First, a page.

“Wow,” I answered. “The ‘higher power’ that would put that longing in my heart, then fate me to miss out on life, is pretty uncaring. It’s a power that says, ‘Hey dude, I don’t care. Life is rough. Get used to it. Things suck for everybody. Nobody said it would be fair. Suck it up and suffer through, jerk.”
Fawn asked, “Does that idea feel like it’s from the highest and most merciful reality you can imagine? Is that truly Divine Blessing?”
I had to admit it most certainly was not. It was clear to me that I did not knowwhat Divine Blessing would look like in this situation, but I certainly knew that this uncaring point of view was not it.
So I went inside myself, and gathered up this part of me that had bought the idea that I was fated to spend my life trapped in the kitchen. I took it and turned away from the dark ‘higher power.’ With a sense of expectation, I opened myself to the Divine Love.
Opening to the Divine Love
I should say a few words here about “opening to Divine Love.” I like to think of it the way my buddy Jim Keeley describes it—that opening to the Divine Love is like tuning in an old-style radio.
When you tune in an old-style radio, you are listening for the station you want to tune into, and adjusting the knob until the broadcast is playing clearly.
It’s the same when you turn to the Divine. You’re tuning your “inner radio,” listening for the Divine station, and adjusting and opening until the Divine broadcast is playing clearly.
The important thing to note, though, is that when you tune to the Divine broadcast, you don’t know what’s going to be playing. The big mistake I see people make is that they turn to the Love, and demand or expect that it will show up in a certain way. They expect to be given a piece of advice, or an action plan, or to have their feelings changed in a certain way.
But every time you open yourself to the Divine, it’s different—and chasing yesterday’s experience of the Divine will ultimately be frustrating. You need to turn to the Light with the expectation that it will be there, and that it can touch you—but without a specific agenda for how it will affect you.
In my case, I was turning to the Divine with the part of me that had accepted the idea that if I wanted to be healthy, I had to get used to missing out on life. I was saying, “I have no idea what the truth is, but I know it’s not the fate I’ve accepted. I know You have goodness in store for me, and I’m open to anything You have to give me.”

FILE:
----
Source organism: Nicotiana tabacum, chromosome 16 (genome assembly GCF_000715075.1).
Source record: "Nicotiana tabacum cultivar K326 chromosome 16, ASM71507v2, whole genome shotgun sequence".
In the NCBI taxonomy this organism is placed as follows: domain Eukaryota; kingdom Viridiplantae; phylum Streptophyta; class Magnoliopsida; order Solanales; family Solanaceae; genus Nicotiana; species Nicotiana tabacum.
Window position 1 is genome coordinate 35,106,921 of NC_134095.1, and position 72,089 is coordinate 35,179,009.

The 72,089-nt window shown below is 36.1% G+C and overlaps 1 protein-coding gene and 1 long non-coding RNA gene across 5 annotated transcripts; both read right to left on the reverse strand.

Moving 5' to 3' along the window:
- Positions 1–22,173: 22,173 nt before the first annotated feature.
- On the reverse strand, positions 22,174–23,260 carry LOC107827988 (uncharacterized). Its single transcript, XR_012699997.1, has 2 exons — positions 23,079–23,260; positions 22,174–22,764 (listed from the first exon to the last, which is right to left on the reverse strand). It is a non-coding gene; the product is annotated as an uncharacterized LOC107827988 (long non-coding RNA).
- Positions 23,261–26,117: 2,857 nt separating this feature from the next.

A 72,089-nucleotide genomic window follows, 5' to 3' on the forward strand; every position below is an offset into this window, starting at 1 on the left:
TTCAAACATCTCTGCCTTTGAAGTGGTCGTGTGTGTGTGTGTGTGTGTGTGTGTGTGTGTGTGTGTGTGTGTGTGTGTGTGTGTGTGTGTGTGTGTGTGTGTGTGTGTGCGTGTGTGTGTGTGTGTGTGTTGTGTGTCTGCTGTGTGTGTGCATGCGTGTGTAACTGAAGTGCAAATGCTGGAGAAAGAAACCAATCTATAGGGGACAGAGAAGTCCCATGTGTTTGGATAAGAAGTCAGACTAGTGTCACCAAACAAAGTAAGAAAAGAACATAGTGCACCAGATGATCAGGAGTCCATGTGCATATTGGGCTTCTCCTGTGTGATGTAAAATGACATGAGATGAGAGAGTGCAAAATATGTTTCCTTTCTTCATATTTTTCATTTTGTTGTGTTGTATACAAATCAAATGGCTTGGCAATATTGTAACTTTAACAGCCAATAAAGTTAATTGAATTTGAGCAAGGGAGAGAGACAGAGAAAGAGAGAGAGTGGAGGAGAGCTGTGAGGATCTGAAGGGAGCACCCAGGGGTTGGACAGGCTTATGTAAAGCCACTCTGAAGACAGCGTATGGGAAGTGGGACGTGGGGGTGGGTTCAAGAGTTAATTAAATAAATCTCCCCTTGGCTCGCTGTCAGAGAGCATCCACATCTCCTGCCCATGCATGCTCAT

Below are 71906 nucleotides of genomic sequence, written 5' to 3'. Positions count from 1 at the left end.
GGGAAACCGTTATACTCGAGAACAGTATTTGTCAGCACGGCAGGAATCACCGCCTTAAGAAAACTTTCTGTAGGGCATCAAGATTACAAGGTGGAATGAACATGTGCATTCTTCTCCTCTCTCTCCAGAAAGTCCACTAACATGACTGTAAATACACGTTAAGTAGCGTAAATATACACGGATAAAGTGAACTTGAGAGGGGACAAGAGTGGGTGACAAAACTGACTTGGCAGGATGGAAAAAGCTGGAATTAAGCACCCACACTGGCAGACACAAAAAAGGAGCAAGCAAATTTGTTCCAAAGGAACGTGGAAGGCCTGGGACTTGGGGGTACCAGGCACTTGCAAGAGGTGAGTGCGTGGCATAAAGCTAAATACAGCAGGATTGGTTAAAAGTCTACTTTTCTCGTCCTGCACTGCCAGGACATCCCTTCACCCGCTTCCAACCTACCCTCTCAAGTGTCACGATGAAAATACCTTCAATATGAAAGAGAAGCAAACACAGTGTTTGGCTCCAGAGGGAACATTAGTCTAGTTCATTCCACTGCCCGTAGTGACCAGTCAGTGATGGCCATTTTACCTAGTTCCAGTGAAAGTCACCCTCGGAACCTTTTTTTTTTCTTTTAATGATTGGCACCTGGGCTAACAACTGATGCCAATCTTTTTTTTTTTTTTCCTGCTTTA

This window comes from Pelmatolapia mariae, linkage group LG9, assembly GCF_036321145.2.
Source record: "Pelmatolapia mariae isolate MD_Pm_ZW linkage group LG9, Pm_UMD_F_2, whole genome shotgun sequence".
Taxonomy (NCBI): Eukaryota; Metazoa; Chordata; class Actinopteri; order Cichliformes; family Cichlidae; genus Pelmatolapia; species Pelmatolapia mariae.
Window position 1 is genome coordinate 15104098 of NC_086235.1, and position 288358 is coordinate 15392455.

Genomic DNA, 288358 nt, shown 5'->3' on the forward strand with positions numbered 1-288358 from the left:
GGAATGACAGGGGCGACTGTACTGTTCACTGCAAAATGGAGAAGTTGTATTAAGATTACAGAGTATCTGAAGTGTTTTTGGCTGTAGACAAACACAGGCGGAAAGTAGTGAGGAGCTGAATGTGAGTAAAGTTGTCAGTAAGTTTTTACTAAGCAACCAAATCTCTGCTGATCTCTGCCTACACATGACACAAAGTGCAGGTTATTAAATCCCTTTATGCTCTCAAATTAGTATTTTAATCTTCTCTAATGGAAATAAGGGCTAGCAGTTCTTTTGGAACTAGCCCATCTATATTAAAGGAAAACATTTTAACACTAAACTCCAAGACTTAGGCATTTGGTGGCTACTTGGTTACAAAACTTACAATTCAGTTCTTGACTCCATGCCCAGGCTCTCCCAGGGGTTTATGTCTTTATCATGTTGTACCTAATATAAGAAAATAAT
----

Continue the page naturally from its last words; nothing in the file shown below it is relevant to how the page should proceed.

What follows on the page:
The kitchen as foundation and springboard into life
As I turned to the Love with that sense of open expectation, I started to feel that Love fill me in all the places where I had accepted the dark fate. I started to see that the world of Love was bigger than I had thought. A lot bigger, as a matter of fact.
In this new light of love, I started to have the sense that the Divine made me to be healthy, fit and of service to the world. And I started to feel that the Divine wanted to support me in that health, fitness, and service.
And I started to see that part of how the Divine supports me in all of that is through the food that I eat.
From that perspective I started to see how meal planning, shopping and cooking are the foundation of that support. I started to see how the time I spend in the kitchen is the foundation that powers me to spring forward into the world.
I started to see that the purpose of my life is not to be laboring down in that foundation, scrubbing the bricks and never experiencing life. The foundation is important, but the foundation is not the purpose of my life.
I started to see how the time I spend in the kitchen isn’t meant to keep me from the world—it is like a springboard that is meant to power me in it.
If that’s true, then I want to cook!
I shared all this with Fawn, and she asked me, “In view of this new truth, how does that change your relationship with cooking?”
“It changes it a lot,” I told her. “If the kitchen really is my springboard into life, then I want to use it well. If the food I make there is designed to fuel my actions in the world, then I want the food I make to be great.”
Rather than seeing it as a burden, cooking time now started to seem like a time of recharging—a gathering of energy and preparation for doing great things in the world.
That felt much better.
Read next: What do you really want from food?